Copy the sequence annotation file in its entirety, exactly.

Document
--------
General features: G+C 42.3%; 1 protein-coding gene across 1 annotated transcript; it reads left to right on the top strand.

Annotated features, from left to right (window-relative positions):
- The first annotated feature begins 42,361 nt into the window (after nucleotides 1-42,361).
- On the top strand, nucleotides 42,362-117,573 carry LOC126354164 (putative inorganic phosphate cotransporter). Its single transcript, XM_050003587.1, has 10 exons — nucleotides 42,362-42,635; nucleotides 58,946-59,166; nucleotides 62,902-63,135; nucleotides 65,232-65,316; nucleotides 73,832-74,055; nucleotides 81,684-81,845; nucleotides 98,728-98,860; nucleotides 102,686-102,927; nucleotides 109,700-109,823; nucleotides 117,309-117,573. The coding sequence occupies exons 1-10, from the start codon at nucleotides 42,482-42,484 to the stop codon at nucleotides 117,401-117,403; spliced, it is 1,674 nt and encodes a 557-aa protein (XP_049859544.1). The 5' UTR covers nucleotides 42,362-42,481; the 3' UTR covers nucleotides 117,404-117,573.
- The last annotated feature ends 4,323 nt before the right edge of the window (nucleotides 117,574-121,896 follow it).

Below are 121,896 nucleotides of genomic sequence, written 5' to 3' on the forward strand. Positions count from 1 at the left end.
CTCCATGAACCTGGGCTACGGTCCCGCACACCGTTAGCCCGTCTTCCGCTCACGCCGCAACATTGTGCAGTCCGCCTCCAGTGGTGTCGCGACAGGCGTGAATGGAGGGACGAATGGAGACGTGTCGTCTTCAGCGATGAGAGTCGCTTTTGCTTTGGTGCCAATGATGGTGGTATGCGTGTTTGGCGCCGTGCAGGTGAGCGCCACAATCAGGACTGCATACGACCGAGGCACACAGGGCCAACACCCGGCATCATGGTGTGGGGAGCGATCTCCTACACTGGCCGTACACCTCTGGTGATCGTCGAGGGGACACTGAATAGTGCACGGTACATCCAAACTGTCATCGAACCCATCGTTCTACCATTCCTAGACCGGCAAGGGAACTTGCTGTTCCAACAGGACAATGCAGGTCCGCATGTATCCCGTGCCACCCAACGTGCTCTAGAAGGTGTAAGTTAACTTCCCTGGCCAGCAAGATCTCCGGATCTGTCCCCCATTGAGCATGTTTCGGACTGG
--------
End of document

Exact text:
General features: G+C 42.3%; 1 protein-coding gene across 1 annotated transcript; it reads left to right on the top strand.

Annotated features, from left to right (window-relative positions):
- The first annotated feature begins 42,361 nt into the window (after nucleotides 1-42,361).
- On the top strand, nucleotides 42,362-117,573 carry LOC126354164 (putative inorganic phosphate cotransporter). Its single transcript, XM_050003587.1, has 10 exons — nucleotides 42,362-42,635; nucleotides 58,946-59,166; nucleotides 62,902-63,135; nucleotides 65,232-65,316; nucleotides 73,832-74,055; nucleotides 81,684-81,845; nucleotides 98,728-98,860; nucleotides 102,686-102,927; nucleotides 109,700-109,823; nucleotides 117,309-117,573. The coding sequence occupies exons 1-10, from the start codon at nucleotides 42,482-42,484 to the stop codon at nucleotides 117,401-117,403; spliced, it is 1,674 nt and encodes a 557-aa protein (XP_049859544.1). The 5' UTR covers nucleotides 42,362-42,481; the 3' UTR covers nucleotides 117,404-117,573.
- The last annotated feature ends 4,323 nt before the right edge of the window (nucleotides 117,574-121,896 follow it).

Below are 121,896 nucleotides of genomic sequence, written 5' to 3' on the forward strand. Positions count from 1 at the left end.
CTCCATGAACCTGGGCTACGGTCCCGCACACCGTTAGCCCGTCTTCCGCTCACGCCGCAACATTGTGCAGTCCGCCTCCAGTGGTGTCGCGACAGGCGTGAATGGAGGGACGAATGGAGACGTGTCGTCTTCAGCGATGAGAGTCGCTTTTGCTTTGGTGCCAATGATGGTGGTATGCGTGTTTGGCGCCGTGCAGGTGAGCGCCACAATCAGGACTGCATACGACCGAGGCACACAGGGCCAACACCCGGCATCATGGTGTGGGGAGCGATCTCCTACACTGGCCGTACACCTCTGGTGATCGTCGAGGGGACACTGAATAGTGCACGGTACATCCAAACTGTCATCGAACCCATCGTTCTACCATTCCTAGACCGGCAAGGGAACTTGCTGTTCCAACAGGACAATGCAGGTCCGCATGTATCCCGTGCCACCCAACGTGCTCTAGAAGGTGTAAGTTAACTTCCCTGGCCAGCAAGATCTCCGGATCTGTCCCCCATTGAGCATGTTTCGGACTGG